Suppliers report feeling helpless. They are angry and unhappy but feel like they cannot have a fair say, lest they are penalised by the supermarket giant by having their products removed from shelves or contracts suspended.

    Sue Kedgley is outraged, and again calls for the government to investigate and consider
    implementing a code of conduct to protect suppliers and prevent large chains forcing tactics such as additional levies on them.

 

  • Late September:Foodstuffs are forced to back down over the proposed 3% ‘promotional rebate’ levy aimed at suppliers after numerous complaints.

    Suppliers felt that Foodstuffs was attempting to engage in a ‘profits grab’ and feared that if the levy were imposed, supermarket rival Progressive Enterprises might follow suit with a similar scheme. Bowing to pressure, Foodstuffs announced that they would not be going ahead with the move, citing a need to ‘negotiate more’ with suppliers.

    The food and Grocery Council said it was disappointed with Foodstuffs’ levy plan, with Chief Executive Katherine Rich saying that such a levy was too costly for most suppliers, who were already under financial pressure and could not afford the additional expense the levy would bring.

 

2013:

 

  • April:After the government narrowly passed the youth wages law a range of companies including Progressive Enterprises, McDonalds, Bunnings, The warehouse, Kmart and Restaurant Brands announced it would continue paying youths the same minimum wage rate as adults.

    Foodstuffs however were the singular exception, choosing to adopt the ‘starting out’ youth wage scheme which would see young persons between 16-19 paid only $11 an hour, or 80% of the adult minimum wage rate, currently $13.75.

    First Union retail secretary Maxine Gray accused foodstuffs of adopting the youth rate scheme for monetary gain – saying they were aiming to use the law to ‘get away with paying youth workers less’.

    Foodstuffs’ starting rate for front line employees is set at the minimum wage.
    Progressive Enterprises pays a higher starting rate as well as a range of benefits including a 5% employee discount, health insurance and opportunities for training and development.

 

  • September:
    It is reported that a shopping centre up for sale in Orewa (located on the Hibiscus coast North of Auckland) has had a tender put in by Foodstuffs, with plans to build a New World supermarket on the site – which would require existing shops in the complex to be demolished if the sale goes ahead.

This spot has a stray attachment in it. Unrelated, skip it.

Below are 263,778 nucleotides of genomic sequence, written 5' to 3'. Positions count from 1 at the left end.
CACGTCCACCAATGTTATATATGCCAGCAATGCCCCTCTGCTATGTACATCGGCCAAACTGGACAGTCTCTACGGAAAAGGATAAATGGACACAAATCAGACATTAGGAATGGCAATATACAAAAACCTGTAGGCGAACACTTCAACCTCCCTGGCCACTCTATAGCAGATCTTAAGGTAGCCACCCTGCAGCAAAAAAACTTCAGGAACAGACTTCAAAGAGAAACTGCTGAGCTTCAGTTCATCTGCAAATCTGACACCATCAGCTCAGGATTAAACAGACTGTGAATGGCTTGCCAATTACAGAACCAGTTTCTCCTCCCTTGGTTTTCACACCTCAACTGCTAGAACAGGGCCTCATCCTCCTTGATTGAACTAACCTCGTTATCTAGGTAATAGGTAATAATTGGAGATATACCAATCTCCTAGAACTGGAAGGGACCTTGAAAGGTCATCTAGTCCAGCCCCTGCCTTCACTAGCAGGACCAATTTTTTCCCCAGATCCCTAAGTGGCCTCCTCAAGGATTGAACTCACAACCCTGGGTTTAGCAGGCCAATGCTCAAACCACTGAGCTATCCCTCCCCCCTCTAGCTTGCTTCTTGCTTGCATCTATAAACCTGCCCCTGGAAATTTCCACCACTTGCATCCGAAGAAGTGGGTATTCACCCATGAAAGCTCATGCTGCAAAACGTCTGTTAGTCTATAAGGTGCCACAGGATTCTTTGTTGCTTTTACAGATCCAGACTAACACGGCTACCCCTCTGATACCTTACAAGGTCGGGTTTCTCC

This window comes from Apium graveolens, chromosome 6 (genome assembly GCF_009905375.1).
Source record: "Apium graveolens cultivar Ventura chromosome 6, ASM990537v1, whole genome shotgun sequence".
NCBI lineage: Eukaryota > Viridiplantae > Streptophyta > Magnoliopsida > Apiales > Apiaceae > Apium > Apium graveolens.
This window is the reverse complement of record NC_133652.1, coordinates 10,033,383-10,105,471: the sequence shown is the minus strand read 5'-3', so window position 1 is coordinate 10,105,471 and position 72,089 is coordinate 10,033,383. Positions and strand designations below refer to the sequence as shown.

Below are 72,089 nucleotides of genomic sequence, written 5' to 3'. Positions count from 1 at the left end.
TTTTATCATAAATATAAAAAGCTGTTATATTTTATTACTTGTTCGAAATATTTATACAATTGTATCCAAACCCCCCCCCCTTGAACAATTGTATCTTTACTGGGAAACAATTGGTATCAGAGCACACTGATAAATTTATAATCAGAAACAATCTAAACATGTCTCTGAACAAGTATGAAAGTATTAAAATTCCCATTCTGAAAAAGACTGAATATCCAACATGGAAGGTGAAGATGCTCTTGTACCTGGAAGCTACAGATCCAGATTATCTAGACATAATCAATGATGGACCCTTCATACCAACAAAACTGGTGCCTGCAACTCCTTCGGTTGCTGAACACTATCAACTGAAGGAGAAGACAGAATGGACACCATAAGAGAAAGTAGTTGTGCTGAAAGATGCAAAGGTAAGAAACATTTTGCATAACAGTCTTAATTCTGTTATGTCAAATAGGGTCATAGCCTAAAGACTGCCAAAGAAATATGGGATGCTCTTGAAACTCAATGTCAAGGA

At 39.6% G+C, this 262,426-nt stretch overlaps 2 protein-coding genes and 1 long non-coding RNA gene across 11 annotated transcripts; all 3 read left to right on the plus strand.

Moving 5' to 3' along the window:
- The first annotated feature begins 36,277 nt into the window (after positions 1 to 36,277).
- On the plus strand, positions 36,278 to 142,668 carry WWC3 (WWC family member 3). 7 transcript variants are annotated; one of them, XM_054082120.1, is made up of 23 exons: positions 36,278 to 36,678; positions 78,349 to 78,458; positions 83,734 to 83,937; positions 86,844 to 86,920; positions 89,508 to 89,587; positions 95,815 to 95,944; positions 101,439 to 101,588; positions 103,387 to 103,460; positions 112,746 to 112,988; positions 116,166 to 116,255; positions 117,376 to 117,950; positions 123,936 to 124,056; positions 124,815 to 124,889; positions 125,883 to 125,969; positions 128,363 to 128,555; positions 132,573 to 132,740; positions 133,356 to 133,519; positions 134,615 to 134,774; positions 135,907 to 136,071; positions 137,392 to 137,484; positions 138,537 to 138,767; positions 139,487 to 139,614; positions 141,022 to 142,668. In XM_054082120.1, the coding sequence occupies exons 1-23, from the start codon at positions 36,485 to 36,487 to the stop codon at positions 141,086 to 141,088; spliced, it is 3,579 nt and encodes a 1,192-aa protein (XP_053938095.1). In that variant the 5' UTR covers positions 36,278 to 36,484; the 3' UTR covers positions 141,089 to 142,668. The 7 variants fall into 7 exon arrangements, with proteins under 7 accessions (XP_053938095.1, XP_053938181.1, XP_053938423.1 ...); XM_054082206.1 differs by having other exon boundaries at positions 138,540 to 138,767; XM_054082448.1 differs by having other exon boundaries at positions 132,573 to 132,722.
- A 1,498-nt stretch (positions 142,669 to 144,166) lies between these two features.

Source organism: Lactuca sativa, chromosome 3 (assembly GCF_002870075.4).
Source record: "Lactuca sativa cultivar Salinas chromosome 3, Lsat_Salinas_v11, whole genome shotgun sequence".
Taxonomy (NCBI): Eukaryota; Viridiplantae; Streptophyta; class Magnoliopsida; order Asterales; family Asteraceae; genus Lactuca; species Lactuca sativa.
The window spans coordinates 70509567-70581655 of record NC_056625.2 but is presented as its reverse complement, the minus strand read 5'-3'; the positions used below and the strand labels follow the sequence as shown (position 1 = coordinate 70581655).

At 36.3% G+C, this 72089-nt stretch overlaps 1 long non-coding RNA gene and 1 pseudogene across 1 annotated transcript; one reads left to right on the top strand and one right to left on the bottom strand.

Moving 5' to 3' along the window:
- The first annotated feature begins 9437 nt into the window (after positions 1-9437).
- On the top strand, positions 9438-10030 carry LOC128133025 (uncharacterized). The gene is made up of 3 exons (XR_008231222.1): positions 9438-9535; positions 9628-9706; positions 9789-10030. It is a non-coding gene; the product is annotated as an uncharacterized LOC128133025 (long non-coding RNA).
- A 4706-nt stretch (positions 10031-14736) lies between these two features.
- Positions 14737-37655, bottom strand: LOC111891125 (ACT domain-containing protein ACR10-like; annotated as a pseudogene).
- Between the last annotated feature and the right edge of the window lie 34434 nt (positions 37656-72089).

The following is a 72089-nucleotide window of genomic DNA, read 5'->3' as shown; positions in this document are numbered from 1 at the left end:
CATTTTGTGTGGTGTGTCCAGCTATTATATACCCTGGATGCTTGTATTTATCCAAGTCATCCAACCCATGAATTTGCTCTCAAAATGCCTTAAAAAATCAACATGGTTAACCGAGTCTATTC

Exact dates for the proposed changes were not available at the time but shop owners feared losing their businesses.One retailer, CM Bakery owner Ty Lim, said his landlord had advised him to start looking for new premises and that he could exit his lease early without penalty.at the time the article was published, business owners were told they would receive letters in a month’s time which would provide more information and certainty around the matter.

2014:

  • February:Plans to merge North Island Foodstuffs stores, which began in September 2013, have workers and locals worried that communities and families will suffer as jobs are moved up to Auckland, leaving previously employed workers facing a move or unemployment as the sector is restructured.

    Initially Foodstuffs reassured employees and communities that redundancies would be minimal. But Wayne Guppy, who is the Mayor for Upper Hutt, claims that the community has been misled by Foodstuffs and described the action as a ‘hostile takeover’.When the merger began, the operations base at Silverstream employed over 300 staff. However as the merger had progressed all but one of the eight management jobs previously held in the Wellington area had been moved up to Auckland. In total there had been 28 redundancies.

    Upper Hutt had previously been the Lower North Island headquarters for Foodstuffs. It is expected many more jobs in Wellington will be lost over the next 18 months as the merger continues. Affected staff are being told new roles are being offered in Auckland and they have the opportunity to relocate in order to carry on with the company. This in turn potentially affects Wellington as staff either relocate or are made redundant and are forced to look for work elsewhere in the region.